The Democrats and the War

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Matt writes:

To me, the only real explanation for Democratic behavior is this. The party's leadership and political thinkers simply can't conceive of national security issues as anything other than a source of potential political problems to be coped with, never as a set of potential political opportunities. Since congress can't unilaterally end the war, then, there's no reason to have a confrontation with Bush; national security debates are just pure downside. Overwhelming polling data backing the liberal position isn't a reason to go on offense, it's a reason to think Democrats can succeed in slinking away.



I know the conventional wisdom on the left is that all the Republican politicians who are talking about September as a hard deadline for the surge to show results will end up falling in line behind Bush when the crucial moment arrives. But if the GOP is still staring at numbers like these come the fall, well, I don't are how many Victory Caucuses Hugh Hewitt founds, a lot more Republicans besides Chuck Hagel and Gordon Smith are going to decide that Iraq isn't worth their jobs, and as Rod says, the end-the-war wind will be at the Democrats' back from then on out.

From my "give the surge a chance" point of view, waiting till the fall is the right thing to do, and from the country's perspective there's a lot to be said for having a controversial occupation come to an end under something approaching bipartisan auspices. From a purely partisan-Democratic point of view, though, I take Matt's point: If the Democratic Party were conditioned to think of foreign-policy debates as things to be won, rather than avoided, I don't think you would have seen so swift a climb-down on a question where public opinion is clearly on their side, and I certainly don't think you would have seen so much fretting in the Democratic ranks about the need to get a bill to Bush's desk by Memorial Day Weekend. E.J. Dionne is right that ultimately, the Dems can't end the war without defunding the troops, and they aren't going to do that (yet) - but he's also right that as a matter of tactics, the Democrats had more to gain than to lose by forcing an unpopular President to veto popular legislation at least one more time. It's hard not to think that if the Republicans had a wartime issue where 63 percent of the country agreed with them - which is the percentage of the public that wants a timetable for leaving Iraq - they would be thinking more about how to go for the jugular, and less about the risks associated with having a President whose approval rating is mired in the low 30s accuse them of being unpatriotic over a holiday weekend.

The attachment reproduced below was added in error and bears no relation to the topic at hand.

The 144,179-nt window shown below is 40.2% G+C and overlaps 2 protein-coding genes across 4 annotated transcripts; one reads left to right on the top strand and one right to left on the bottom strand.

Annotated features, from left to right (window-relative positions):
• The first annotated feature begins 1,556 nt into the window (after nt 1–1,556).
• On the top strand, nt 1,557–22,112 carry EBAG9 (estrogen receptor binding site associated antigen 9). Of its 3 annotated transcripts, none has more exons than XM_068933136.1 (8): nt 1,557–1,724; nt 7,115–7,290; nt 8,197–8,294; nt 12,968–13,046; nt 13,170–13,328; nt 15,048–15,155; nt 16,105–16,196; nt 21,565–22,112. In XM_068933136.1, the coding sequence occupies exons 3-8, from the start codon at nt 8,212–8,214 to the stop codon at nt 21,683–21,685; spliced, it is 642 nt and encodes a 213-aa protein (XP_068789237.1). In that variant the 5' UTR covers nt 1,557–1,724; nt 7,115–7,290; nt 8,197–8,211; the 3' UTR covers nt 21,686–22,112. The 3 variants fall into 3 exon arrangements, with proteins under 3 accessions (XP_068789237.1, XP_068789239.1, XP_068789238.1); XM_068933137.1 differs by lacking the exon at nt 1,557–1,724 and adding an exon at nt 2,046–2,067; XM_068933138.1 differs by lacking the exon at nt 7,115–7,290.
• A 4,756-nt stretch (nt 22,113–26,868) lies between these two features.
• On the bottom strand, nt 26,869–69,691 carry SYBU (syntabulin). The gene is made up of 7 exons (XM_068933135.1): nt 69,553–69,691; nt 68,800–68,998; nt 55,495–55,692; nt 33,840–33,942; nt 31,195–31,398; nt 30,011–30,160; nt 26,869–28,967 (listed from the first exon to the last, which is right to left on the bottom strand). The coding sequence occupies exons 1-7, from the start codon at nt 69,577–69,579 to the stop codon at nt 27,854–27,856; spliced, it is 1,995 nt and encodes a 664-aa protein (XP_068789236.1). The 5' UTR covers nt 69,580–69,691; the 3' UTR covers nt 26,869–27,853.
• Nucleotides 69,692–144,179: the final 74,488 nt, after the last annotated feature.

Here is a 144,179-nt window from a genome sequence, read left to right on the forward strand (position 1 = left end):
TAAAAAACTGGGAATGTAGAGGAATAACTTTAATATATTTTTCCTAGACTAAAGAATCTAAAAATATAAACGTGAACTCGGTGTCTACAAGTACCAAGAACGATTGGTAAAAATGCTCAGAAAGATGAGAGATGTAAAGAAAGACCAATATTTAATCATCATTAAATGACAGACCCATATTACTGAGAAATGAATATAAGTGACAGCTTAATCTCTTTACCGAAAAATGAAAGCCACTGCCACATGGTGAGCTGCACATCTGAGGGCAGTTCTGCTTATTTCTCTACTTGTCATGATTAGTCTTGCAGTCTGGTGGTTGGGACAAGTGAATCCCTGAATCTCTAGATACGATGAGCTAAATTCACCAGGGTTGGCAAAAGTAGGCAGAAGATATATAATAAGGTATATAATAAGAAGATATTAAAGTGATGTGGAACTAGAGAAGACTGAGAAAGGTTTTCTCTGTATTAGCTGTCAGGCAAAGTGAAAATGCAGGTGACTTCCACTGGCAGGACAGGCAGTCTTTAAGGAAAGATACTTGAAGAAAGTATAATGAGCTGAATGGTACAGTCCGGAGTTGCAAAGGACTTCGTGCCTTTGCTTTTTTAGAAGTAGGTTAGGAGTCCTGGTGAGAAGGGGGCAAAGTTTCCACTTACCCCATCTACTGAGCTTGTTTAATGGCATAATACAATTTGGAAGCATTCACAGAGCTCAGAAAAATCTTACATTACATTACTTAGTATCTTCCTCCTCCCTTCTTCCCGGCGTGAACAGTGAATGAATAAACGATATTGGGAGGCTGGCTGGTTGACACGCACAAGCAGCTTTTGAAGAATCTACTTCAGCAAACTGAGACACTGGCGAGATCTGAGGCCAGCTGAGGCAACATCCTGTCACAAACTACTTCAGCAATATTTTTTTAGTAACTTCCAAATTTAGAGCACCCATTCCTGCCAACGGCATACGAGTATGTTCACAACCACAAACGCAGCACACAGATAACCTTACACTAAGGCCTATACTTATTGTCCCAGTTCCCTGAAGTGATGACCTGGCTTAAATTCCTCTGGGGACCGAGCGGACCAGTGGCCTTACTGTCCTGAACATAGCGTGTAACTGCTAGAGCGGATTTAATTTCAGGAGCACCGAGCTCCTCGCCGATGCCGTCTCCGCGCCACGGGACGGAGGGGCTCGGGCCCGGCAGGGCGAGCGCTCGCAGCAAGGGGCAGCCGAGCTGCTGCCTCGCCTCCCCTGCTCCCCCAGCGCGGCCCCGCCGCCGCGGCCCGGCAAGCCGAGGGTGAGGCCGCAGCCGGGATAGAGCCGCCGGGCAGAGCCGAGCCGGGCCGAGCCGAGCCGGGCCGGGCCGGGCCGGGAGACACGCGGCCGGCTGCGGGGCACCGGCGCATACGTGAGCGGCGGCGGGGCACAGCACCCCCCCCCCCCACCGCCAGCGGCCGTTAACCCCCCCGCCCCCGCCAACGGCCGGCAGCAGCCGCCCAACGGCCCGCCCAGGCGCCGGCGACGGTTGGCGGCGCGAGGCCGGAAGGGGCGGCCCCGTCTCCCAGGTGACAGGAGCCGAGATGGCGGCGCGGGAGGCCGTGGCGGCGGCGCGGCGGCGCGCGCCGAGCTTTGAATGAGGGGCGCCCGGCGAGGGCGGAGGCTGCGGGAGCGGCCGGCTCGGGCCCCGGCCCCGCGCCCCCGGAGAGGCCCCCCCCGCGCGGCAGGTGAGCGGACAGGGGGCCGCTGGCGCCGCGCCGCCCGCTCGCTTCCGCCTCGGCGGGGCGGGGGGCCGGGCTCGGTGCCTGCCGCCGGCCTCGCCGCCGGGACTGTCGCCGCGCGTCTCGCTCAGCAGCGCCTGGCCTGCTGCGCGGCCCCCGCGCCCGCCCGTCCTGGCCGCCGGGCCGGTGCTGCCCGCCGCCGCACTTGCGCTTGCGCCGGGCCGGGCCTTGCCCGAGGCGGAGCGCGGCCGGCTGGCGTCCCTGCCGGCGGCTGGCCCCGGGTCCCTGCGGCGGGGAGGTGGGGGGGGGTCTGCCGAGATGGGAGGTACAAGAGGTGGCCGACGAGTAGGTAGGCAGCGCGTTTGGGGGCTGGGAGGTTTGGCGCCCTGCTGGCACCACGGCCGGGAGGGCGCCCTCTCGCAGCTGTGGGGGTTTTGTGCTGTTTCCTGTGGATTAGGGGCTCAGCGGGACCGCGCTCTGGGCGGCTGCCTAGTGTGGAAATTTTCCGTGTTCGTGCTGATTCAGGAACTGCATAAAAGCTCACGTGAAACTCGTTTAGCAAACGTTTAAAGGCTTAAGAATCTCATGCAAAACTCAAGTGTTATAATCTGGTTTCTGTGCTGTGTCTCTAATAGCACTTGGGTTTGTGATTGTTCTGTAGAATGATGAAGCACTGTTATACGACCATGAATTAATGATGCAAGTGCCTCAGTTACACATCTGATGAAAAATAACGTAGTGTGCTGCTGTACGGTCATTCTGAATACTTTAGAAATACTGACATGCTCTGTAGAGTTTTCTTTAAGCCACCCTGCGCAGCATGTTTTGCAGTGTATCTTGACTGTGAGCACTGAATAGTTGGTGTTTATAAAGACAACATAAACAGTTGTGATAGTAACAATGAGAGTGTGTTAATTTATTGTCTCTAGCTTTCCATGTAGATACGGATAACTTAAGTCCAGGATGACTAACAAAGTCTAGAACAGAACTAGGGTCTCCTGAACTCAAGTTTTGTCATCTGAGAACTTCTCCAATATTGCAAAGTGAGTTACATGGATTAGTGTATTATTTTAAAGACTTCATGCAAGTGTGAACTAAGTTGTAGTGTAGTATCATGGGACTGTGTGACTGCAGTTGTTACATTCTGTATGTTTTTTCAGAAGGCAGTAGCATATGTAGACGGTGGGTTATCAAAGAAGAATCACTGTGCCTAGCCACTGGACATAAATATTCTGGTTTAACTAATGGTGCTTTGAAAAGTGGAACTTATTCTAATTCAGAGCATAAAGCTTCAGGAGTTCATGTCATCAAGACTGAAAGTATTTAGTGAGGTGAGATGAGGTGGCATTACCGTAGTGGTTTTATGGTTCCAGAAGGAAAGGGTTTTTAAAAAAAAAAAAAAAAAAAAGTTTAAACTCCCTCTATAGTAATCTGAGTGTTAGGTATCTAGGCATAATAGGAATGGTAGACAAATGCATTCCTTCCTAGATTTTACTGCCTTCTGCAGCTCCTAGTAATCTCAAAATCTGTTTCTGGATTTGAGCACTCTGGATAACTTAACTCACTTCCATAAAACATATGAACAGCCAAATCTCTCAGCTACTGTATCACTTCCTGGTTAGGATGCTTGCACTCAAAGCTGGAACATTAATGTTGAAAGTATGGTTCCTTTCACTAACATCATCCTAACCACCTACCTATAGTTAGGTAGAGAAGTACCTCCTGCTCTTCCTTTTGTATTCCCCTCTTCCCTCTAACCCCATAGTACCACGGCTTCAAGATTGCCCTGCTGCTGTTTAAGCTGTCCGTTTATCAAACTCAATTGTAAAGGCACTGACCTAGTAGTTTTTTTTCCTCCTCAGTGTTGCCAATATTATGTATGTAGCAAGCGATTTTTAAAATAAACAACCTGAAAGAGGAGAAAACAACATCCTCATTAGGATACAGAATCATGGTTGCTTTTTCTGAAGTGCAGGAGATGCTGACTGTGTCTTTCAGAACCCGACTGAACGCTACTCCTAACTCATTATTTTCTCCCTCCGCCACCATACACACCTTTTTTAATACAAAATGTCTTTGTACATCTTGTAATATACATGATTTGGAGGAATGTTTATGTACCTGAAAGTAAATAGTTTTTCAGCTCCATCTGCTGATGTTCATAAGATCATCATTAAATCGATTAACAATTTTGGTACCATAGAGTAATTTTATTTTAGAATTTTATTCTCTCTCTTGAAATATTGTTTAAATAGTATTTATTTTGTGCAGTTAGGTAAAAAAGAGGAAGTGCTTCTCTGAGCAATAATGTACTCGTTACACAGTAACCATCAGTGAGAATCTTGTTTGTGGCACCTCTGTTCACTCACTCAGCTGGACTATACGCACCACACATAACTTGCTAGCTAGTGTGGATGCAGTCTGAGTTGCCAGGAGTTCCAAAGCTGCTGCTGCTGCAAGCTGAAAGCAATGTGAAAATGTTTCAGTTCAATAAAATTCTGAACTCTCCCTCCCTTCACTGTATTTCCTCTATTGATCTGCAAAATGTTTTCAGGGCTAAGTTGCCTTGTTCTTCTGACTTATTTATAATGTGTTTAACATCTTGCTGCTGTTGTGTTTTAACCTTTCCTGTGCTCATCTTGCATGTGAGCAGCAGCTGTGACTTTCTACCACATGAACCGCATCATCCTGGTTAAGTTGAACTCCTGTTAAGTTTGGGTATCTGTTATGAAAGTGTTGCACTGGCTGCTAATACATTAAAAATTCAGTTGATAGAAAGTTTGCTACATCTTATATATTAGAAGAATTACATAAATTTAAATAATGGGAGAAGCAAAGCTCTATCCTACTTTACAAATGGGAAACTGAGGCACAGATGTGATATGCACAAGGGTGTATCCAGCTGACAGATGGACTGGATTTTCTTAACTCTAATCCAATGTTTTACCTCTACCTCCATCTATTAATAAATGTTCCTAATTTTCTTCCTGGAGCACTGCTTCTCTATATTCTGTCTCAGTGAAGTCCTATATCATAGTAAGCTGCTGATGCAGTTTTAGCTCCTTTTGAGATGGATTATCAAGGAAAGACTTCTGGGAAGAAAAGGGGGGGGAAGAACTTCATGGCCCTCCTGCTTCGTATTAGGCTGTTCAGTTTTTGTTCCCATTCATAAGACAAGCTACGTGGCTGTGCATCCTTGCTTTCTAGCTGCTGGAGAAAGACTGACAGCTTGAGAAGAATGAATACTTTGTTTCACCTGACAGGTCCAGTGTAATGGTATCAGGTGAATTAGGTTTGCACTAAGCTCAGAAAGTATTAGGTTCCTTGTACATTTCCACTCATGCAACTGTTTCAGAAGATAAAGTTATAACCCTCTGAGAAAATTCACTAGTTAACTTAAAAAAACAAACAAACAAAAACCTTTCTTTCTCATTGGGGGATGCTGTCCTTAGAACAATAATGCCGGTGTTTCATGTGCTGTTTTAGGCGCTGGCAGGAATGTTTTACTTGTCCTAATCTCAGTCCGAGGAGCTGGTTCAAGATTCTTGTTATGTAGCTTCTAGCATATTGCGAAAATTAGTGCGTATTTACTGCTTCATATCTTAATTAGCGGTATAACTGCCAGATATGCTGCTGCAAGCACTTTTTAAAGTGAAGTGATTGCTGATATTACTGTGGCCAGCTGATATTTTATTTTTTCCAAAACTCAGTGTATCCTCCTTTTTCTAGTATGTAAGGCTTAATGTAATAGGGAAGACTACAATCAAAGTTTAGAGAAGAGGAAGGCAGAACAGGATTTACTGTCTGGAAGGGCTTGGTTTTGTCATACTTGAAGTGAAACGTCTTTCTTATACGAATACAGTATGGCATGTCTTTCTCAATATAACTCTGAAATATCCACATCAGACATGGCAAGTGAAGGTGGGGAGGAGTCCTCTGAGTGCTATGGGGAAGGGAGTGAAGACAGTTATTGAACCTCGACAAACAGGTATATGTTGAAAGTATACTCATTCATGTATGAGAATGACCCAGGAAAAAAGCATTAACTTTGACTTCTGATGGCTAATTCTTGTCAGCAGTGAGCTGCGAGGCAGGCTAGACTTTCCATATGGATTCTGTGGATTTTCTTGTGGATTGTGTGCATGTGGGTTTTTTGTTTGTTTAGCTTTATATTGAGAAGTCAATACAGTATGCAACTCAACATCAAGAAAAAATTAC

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Ross Douthat is a former writer and editor at The Atlantic.

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